WHAT IS PROBATE AND WHEN DO I NEED IT?
A court-supervised process for identifying and gathering the assets of a deceased person (decedent).
Probate can involve;
- 1. paying the decedent’s debts, and
- 2. distributing the decedent’s assets to his or her beneficiaries
The Florida Probate Code is found in Chapters 731 through 735 of the Florida Statutes, and the rules governing Florida probate proceedings are found in the Florida Probate Rules, Part I and Part II (Rules 5.010-5.530).
Two and a Half Types of Probate
There are two types of probate administration under Florida law: formal administration and summary administration. There is also a non-court supervised administration proceeding called "Disposition of Personal Property Without Administration." This type of administration only applies in limited circumstances. Probate administration only applies to probate assets. Probate assets are those assets that the decedent owned in his or her sole name at death, or that were owned by the decedent and one or more co-owners and lacked a provision for automatic succession of ownership at death.
What Are Probate Assets?
Probate assets include, but are not limited to, the following:
- 1. A bank account or investment account in the sole name of a decedent.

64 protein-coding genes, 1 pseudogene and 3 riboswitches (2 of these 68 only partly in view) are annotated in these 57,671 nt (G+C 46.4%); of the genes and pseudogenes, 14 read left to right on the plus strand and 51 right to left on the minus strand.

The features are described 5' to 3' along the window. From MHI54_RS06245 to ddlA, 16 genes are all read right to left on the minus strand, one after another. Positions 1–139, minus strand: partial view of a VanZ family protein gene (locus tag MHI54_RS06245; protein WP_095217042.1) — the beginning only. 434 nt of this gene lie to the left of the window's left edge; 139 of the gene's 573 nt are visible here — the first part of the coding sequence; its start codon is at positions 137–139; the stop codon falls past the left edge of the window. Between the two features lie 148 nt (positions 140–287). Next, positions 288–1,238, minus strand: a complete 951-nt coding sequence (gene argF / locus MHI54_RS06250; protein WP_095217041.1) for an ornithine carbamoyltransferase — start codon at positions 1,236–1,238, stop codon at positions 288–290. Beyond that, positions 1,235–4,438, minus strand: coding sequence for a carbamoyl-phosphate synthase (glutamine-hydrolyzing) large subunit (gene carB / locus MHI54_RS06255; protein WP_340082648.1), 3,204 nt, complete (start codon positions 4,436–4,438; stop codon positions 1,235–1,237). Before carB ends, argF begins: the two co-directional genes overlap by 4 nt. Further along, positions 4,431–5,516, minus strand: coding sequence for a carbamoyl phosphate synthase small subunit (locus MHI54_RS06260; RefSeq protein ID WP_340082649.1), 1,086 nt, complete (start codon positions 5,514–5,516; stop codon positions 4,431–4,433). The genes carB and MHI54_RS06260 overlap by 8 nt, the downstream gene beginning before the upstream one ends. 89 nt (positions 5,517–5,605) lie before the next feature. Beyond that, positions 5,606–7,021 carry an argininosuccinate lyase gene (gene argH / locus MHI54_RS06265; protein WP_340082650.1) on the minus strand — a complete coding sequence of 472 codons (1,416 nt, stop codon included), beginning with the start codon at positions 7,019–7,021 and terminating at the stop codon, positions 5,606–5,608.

- 2. A life insurance policy, annuity contract, or individual retirement account payable to the decedent's estate.
- 3. Real estate titled in the sole name of the decedent, or in the name of the decedent and another person as tenants in common, is a probate asset (unless it is homestead property).
Why Is Probate Necessary?
Probate is necessary to pass ownership of the decedent’s probate assets to the decedent’s beneficiaries, if the decedent did not have a will. Probate is also necessary to complete the decedent’s financial affairs after his or her death. Administration of the decedent’s estate ensures that the decedent’s creditors are paid if certain procedures are correctly followed.
How Do I Start A Probate?
Probate proceedings are filed with the clerk of the circuit court, usually in the county in which the decedent lived at the time of his or her death. A filing fee is required and should be paid to the clerk. After you file for probate, the clerk then assigns a file number and maintains an ongoing record of all papers filed with the clerk for the administration of the decedent’s probate estate.
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